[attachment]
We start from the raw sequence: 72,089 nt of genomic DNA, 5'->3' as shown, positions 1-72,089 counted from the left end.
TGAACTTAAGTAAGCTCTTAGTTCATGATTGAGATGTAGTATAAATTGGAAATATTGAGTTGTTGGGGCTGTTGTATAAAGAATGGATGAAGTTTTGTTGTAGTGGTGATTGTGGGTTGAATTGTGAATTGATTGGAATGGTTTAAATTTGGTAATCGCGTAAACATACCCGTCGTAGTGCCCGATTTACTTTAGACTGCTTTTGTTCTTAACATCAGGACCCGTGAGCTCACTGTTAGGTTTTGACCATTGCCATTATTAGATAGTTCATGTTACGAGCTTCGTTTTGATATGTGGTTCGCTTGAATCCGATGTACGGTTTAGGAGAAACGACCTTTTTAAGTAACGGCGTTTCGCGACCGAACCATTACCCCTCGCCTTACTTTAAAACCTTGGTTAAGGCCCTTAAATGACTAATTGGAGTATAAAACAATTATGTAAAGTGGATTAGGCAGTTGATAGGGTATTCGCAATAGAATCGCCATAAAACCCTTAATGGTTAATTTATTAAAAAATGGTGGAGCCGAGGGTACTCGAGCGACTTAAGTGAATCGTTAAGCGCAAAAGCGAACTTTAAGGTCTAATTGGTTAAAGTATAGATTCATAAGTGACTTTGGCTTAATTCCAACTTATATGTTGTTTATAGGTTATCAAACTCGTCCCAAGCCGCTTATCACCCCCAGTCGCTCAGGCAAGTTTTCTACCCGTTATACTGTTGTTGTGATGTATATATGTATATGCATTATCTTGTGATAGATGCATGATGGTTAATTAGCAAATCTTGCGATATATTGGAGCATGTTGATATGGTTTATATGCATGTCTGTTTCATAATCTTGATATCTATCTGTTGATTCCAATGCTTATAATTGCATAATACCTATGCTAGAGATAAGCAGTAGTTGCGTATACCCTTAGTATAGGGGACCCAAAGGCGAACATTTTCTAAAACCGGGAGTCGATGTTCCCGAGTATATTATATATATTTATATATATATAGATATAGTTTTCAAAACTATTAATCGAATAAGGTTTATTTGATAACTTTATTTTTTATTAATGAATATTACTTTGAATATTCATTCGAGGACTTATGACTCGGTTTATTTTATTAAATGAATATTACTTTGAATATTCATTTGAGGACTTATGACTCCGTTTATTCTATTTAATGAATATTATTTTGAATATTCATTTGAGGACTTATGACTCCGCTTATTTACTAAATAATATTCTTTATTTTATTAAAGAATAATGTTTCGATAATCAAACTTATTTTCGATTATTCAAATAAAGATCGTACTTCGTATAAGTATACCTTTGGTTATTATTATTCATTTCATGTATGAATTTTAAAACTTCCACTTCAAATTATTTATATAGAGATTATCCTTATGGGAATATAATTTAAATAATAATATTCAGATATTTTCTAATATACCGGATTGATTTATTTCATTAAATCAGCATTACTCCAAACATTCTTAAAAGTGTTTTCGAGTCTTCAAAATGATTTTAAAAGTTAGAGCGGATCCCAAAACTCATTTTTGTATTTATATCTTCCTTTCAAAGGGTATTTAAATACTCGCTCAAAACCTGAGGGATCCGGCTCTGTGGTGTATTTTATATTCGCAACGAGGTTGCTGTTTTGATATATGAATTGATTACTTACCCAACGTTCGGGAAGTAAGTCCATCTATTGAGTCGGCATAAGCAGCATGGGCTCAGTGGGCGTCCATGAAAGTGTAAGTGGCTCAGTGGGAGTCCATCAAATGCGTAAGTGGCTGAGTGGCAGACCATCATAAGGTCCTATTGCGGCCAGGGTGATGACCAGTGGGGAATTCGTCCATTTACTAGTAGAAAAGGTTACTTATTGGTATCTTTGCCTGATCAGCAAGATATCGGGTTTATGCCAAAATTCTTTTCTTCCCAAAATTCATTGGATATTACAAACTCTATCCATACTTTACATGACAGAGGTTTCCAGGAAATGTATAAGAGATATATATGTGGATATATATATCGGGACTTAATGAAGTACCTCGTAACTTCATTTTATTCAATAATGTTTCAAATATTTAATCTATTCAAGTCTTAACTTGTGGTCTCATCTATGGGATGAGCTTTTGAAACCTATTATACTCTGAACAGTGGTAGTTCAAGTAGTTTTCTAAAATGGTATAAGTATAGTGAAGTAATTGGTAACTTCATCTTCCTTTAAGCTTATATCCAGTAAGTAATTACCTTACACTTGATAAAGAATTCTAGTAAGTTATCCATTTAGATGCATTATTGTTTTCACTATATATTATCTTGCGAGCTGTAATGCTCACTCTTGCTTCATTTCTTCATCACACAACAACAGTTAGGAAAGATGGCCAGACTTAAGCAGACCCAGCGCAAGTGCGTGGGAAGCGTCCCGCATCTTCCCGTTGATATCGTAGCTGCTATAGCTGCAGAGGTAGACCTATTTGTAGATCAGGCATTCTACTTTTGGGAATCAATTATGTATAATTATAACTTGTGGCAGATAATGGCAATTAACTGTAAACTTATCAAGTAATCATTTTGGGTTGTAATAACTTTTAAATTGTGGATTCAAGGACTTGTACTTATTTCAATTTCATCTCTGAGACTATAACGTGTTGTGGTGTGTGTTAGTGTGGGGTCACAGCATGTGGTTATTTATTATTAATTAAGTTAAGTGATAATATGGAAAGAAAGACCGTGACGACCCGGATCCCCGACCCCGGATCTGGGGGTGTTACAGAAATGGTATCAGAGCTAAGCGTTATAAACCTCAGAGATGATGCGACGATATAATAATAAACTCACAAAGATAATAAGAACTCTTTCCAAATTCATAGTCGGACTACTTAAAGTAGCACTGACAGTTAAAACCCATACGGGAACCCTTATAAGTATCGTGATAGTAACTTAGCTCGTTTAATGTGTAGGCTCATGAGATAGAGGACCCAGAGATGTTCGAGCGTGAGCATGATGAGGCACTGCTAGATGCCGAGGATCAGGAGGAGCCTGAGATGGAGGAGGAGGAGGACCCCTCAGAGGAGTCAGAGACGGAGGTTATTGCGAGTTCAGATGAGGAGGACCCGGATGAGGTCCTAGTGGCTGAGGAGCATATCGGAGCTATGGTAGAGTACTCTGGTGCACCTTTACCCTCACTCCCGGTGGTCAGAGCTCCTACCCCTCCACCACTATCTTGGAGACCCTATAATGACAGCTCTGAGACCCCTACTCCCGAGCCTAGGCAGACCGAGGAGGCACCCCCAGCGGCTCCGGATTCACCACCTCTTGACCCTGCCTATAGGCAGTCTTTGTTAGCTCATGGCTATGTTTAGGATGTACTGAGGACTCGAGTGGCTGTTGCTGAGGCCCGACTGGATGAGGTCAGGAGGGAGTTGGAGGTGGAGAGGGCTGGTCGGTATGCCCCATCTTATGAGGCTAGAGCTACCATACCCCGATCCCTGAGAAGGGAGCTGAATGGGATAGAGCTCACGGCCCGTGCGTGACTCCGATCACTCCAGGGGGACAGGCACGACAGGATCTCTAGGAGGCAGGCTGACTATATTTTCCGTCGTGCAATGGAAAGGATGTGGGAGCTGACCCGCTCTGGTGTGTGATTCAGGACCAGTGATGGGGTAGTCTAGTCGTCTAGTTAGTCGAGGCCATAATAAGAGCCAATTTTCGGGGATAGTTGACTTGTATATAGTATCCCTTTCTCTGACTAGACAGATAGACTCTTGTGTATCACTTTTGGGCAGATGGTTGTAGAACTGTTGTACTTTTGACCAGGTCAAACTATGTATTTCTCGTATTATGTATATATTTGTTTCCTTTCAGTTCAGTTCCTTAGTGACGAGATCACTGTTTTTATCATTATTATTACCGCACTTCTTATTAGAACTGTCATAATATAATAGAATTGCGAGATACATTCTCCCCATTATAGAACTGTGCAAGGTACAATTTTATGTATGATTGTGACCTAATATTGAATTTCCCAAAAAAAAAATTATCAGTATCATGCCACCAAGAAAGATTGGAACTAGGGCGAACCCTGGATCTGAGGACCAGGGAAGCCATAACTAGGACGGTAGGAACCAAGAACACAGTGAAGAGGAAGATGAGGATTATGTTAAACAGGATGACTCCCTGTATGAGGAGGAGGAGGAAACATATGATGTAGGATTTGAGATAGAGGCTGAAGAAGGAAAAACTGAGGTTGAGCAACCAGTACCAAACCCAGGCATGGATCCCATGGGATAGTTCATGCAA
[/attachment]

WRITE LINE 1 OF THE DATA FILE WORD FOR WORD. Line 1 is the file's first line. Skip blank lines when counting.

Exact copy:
We start from the raw sequence: 72,089 nt of genomic DNA, 5'->3' as shown, positions 1-72,089 counted from the left end.